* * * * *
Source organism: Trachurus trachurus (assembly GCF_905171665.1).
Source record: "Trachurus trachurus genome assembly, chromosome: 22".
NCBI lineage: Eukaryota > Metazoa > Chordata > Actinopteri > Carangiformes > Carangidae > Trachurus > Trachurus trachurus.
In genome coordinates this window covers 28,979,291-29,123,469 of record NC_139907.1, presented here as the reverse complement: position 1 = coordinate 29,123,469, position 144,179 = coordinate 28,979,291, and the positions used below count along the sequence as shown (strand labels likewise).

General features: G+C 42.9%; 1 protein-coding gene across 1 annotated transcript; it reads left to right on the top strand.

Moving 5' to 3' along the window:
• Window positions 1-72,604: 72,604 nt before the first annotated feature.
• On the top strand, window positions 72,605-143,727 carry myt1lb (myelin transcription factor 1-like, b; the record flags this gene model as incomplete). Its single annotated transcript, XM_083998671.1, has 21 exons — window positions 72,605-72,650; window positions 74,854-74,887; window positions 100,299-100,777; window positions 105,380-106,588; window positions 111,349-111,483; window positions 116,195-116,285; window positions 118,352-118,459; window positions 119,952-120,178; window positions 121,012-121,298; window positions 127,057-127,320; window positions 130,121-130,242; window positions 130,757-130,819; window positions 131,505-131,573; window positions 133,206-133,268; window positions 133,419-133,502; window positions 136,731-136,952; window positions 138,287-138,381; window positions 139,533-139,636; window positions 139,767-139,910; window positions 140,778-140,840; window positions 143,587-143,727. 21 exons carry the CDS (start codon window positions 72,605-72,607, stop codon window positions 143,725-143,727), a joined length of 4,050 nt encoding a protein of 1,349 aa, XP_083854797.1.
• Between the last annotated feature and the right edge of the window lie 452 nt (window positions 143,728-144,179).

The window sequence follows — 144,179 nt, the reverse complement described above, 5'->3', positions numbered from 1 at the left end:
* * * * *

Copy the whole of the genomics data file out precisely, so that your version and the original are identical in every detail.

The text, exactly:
Source organism: Trachurus trachurus (assembly GCF_905171665.1).
Source record: "Trachurus trachurus genome assembly, chromosome: 22".
NCBI lineage: Eukaryota > Metazoa > Chordata > Actinopteri > Carangiformes > Carangidae > Trachurus > Trachurus trachurus.
In genome coordinates this window covers 28,979,291-29,123,469 of record NC_139907.1, presented here as the reverse complement: position 1 = coordinate 29,123,469, position 144,179 = coordinate 28,979,291, and the positions used below count along the sequence as shown (strand labels likewise).

General features: G+C 42.9%; 1 protein-coding gene across 1 annotated transcript; it reads left to right on the top strand.

Moving 5' to 3' along the window:
• Window positions 1-72,604: 72,604 nt before the first annotated feature.
• On the top strand, window positions 72,605-143,727 carry myt1lb (myelin transcription factor 1-like, b; the record flags this gene model as incomplete). Its single annotated transcript, XM_083998671.1, has 21 exons — window positions 72,605-72,650; window positions 74,854-74,887; window positions 100,299-100,777; window positions 105,380-106,588; window positions 111,349-111,483; window positions 116,195-116,285; window positions 118,352-118,459; window positions 119,952-120,178; window positions 121,012-121,298; window positions 127,057-127,320; window positions 130,121-130,242; window positions 130,757-130,819; window positions 131,505-131,573; window positions 133,206-133,268; window positions 133,419-133,502; window positions 136,731-136,952; window positions 138,287-138,381; window positions 139,533-139,636; window positions 139,767-139,910; window positions 140,778-140,840; window positions 143,587-143,727. 21 exons carry the CDS (start codon window positions 72,605-72,607, stop codon window positions 143,725-143,727), a joined length of 4,050 nt encoding a protein of 1,349 aa, XP_083854797.1.
• Between the last annotated feature and the right edge of the window lie 452 nt (window positions 143,728-144,179).

The window sequence follows — 144,179 nt, the reverse complement described above, 5'->3', positions numbered from 1 at the left end: